. . . to $7 billion, according to Forbes. The story includes:
So how to make LEDs mimic incandescents? The key was in redesigning the structure in the middle of the bulb called the filament tower, where 10 or 20 LEDs of varying colors are arranged. Cree’s configuration let the individual light sources overlap, creating an omnidirectional glow.
For now Home Depot is the only place you can buy the Cree, part of an exclusive deal to roll out the bulb in more than 2,000 stores. “The exclusivity is to be negotiated. We will look at other partnerships at some point,” says Swoboda.
And — to the magazine’s credit — the article included this:
But bulbs are just the start. Because they seldom need to be replaced, LED lights can be built into fixtures and furniture. Professor Michael Siminovitch, head of the California Lighting Technology Center at UC Davis, envisions a world of LEDs programmed to change color and intensity throughout the day, matching light from the sun.
Since humans’ circadian rhythms take cues from sunlight, Siminovitch thinks smart LED lighting will improve moods and reduce seasonal depression. Cree and its rivals are making “really, really good first steps” toward this future, he says.
Bernie Markstein – who worked for the Home Buildings (NAHB) for a long time — is now chief economist at Reed Construction Data. He recently posted an “Economic Nuggets” item full of stuff, some of which is really interesting to think about. Here are the first two:
- The second estimate of first quarter 2013 real (inflation-adjusted) gross domestic product (GDP) resulted in a minor downward revision in the previously reported growth rate―from 2.5% at a seasonally adjusted annual rate (SAAR) to 2.4%. This estimate is based on more complete data than the first estimate, but will be updated further near the end of June
- Investment in nonresidential structures was revised down from a 0.3% decline to a 3.5% drop
#1 — GDP in the first quarter, a relatively good quarter compared to expectations, was slower than originally reported. It may yet get revised (down or up) a hair. Was this the worst of 2013 . . . or the best we’re gonna see?
#2 — BIG revision in “investment in nonresidential structures.” Really big. This is the national accounts tracking category for construction of buildings that are NOT houses. What happened?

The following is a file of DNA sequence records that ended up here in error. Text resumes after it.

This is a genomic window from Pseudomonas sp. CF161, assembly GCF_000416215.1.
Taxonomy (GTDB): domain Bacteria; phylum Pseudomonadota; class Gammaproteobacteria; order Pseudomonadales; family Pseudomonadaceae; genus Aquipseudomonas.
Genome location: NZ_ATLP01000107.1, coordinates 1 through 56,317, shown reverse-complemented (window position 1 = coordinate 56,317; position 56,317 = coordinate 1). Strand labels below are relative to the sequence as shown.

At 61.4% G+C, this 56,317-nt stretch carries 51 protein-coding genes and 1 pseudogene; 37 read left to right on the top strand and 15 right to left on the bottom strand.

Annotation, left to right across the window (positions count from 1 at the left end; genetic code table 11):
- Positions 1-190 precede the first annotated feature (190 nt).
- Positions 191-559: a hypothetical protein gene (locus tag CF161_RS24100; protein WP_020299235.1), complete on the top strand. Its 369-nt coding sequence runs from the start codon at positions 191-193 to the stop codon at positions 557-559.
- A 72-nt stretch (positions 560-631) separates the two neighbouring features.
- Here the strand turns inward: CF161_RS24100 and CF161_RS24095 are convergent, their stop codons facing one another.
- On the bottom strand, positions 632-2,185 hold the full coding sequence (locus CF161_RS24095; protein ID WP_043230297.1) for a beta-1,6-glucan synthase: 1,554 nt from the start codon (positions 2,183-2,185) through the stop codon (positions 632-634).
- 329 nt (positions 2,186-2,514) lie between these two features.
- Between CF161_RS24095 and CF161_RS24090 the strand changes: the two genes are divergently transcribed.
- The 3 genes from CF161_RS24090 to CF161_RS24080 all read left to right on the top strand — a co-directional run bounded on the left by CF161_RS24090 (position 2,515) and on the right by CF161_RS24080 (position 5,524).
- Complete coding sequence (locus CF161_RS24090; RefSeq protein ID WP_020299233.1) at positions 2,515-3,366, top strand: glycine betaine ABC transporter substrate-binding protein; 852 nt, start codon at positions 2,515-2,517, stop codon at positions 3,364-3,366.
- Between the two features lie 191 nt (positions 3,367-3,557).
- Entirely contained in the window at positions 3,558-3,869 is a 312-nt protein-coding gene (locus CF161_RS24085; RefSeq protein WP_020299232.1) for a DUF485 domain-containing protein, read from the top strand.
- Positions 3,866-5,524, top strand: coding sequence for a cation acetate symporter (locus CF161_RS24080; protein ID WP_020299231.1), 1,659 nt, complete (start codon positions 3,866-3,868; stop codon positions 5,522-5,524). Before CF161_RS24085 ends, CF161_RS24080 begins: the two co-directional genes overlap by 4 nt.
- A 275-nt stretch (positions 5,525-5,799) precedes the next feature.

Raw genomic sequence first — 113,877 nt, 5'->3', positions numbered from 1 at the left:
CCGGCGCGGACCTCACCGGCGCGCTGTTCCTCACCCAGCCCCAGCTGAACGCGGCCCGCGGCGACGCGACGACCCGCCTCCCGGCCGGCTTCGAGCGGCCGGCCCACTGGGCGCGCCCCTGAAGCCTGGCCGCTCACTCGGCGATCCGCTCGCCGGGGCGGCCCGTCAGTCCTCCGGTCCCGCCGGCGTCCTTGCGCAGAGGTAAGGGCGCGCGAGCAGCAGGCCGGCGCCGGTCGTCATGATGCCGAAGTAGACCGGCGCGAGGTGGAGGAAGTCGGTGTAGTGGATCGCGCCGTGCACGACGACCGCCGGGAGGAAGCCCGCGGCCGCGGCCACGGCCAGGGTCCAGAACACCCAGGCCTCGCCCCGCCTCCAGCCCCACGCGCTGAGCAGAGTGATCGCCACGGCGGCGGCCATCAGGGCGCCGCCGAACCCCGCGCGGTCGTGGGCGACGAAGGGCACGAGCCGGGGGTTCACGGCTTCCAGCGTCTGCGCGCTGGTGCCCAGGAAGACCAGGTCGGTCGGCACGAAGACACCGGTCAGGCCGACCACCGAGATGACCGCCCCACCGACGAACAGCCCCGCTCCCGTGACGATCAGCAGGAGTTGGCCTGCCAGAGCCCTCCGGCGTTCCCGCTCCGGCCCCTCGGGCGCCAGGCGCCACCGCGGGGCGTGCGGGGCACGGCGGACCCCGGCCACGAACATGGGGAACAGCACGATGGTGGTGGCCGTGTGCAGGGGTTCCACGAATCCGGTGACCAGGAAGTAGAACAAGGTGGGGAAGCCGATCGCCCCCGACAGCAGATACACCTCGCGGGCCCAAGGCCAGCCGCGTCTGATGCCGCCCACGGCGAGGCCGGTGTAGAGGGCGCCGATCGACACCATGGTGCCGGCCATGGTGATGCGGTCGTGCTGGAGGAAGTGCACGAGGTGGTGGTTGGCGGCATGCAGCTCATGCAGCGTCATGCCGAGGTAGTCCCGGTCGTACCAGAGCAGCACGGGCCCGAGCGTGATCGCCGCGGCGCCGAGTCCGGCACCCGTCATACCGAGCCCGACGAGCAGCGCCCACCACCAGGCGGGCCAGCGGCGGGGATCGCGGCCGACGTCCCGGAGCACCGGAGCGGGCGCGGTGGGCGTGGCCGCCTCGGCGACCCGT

It’s available here – you can pay for the Full report, or download the (truncated) executive summary for free.
. . . new from the U.S. DOE, it says here. Of note:
This database will allow users to access energy performance data and perform statistical analyses on more than 60,000 commercial and residential buildings across the country, and new records are being added regularly. The database includes buildings’ location; age; size and function; electricity and fuel consumption; equipment information and operational characteristics.
The data can also be used to compare performance trends among similar buildings, identify and prioritize cost-saving energy efficiency improvements, and assess the range of likely savings from these improvements
ABI Research is out with info on the distributed antenna systems (DAS) piece of the wireless market.
There is a fierce battle raging between Distributed Antenna Systems (DAS), Wi-Fi, and licensed small cells for coverage and capacity in enterprise wireless systems. Each type of system has its strengths and weaknesses with Active DAS systems the choice for large corporations which we define as over 100,000 square feet and with more than 100 employees.
Small and Medium-sized Enterprises (SMEs) have the choice between Wi-Fi and small cells.
EleBlog has hosted previous articles on DAS, including this one.
From Albany GA:
The highlight of the evening was the naming of the chamber’s Small Business of the Year. The winner for 2013 was A-West Enterprise LLC, located at 705 Canal St.
An electrical contractor in Albany since 2009, the business was begun by Angie and Eddie West, Garrison Jones, Lavon Davis, Jeremy Meads and Chris Joiner. Today, the company employs about 40 people.
The secret to our success is to put God first and give him credit for everything,” said Eddie West, who accepted the honor for his wife, Angie, owner A-West Enterprise.
Hardy said the race for the top spot was a real squeaker between top dog A-West and runner up Stewbo’s Enterprises, a restaurant group that includes Harvest Moon, The Catch Seafood and Henry Campbells Steakhouse.
One analysis: The general drift of this segment of the article is that the people at Stewbo’s are a bunch of godless communists.
Read this item. Not only did a NC state senate committee move an anti-solar bill, but the video evidence seems to show that the vote went THE OTHER WAY . . . in a voice vote. The “pro” anti-solar senators refused to do a follow-up headcount.
This is news, but it shouldn’t really be. Stupidity IS Obstinate!
Read this full ASHRAE note. Here’s a slice:
In North Carolina, the latter situation may be coming to pass. If enacted, House Bill 201 would repeal statutorily mandated adoption of the 2012 state code and revert back to the 2009 edition, which are 30 percent less efficient than the 2012 code. The 2012 code includes a requirement for commercial buildings to either comply with Standard 90.1-2010 or to be 20 percent more energy efficient than Standard 90.1-2007.
Among its many concerning characteristics, the bill would, as a representative of the American Chemistry Council put it, “cause the state to miss out on significant energy conservation and will put North Carolina in the bottom tier for states in energy efficiency.”
According to this Insurance News item, Subguard is
a type of subcontractor default insurance that indemnifies general contractors from the costs of a subcontractor defaulting on performance obligations.
[note that this is not a paid ad, just info you might wanna know]